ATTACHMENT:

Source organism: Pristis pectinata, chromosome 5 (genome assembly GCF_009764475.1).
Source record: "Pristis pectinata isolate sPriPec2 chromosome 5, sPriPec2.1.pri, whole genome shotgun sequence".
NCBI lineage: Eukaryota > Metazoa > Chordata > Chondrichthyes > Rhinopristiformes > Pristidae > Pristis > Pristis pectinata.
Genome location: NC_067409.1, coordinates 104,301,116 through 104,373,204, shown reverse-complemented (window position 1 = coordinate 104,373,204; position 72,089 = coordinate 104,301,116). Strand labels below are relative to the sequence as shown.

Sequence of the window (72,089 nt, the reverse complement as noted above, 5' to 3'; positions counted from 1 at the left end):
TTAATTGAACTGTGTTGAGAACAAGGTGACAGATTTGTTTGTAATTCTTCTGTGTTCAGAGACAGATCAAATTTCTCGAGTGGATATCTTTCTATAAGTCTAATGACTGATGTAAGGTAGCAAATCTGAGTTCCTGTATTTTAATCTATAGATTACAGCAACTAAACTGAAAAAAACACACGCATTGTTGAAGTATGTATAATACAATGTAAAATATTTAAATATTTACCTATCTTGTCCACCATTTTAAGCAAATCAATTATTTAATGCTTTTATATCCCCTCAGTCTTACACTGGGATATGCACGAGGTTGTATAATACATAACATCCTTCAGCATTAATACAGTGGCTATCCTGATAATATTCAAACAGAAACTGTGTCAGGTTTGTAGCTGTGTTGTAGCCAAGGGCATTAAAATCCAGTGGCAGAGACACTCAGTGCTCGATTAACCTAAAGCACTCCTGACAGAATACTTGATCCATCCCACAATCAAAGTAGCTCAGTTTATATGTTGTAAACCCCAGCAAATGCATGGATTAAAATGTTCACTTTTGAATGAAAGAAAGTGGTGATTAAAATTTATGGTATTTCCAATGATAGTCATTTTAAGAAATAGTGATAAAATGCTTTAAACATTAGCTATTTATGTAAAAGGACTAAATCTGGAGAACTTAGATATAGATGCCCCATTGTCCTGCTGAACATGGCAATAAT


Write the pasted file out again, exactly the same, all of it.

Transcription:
Source organism: Pristis pectinata, chromosome 5 (genome assembly GCF_009764475.1).
Source record: "Pristis pectinata isolate sPriPec2 chromosome 5, sPriPec2.1.pri, whole genome shotgun sequence".
NCBI lineage: Eukaryota > Metazoa > Chordata > Chondrichthyes > Rhinopristiformes > Pristidae > Pristis > Pristis pectinata.
Genome location: NC_067409.1, coordinates 104,301,116 through 104,373,204, shown reverse-complemented (window position 1 = coordinate 104,373,204; position 72,089 = coordinate 104,301,116). Strand labels below are relative to the sequence as shown.

Sequence of the window (72,089 nt, the reverse complement as noted above, 5' to 3'; positions counted from 1 at the left end):
TTAATTGAACTGTGTTGAGAACAAGGTGACAGATTTGTTTGTAATTCTTCTGTGTTCAGAGACAGATCAAATTTCTCGAGTGGATATCTTTCTATAAGTCTAATGACTGATGTAAGGTAGCAAATCTGAGTTCCTGTATTTTAATCTATAGATTACAGCAACTAAACTGAAAAAAACACACGCATTGTTGAAGTATGTATAATACAATGTAAAATATTTAAATATTTACCTATCTTGTCCACCATTTTAAGCAAATCAATTATTTAATGCTTTTATATCCCCTCAGTCTTACACTGGGATATGCACGAGGTTGTATAATACATAACATCCTTCAGCATTAATACAGTGGCTATCCTGATAATATTCAAACAGAAACTGTGTCAGGTTTGTAGCTGTGTTGTAGCCAAGGGCATTAAAATCCAGTGGCAGAGACACTCAGTGCTCGATTAACCTAAAGCACTCCTGACAGAATACTTGATCCATCCCACAATCAAAGTAGCTCAGTTTATATGTTGTAAACCCCAGCAAATGCATGGATTAAAATGTTCACTTTTGAATGAAAGAAAGTGGTGATTAAAATTTATGGTATTTCCAATGATAGTCATTTTAAGAAATAGTGATAAAATGCTTTAAACATTAGCTATTTATGTAAAAGGACTAAATCTGGAGAACTTAGATATAGATGCCCCATTGTCCTGCTGAACATGGCAATAAT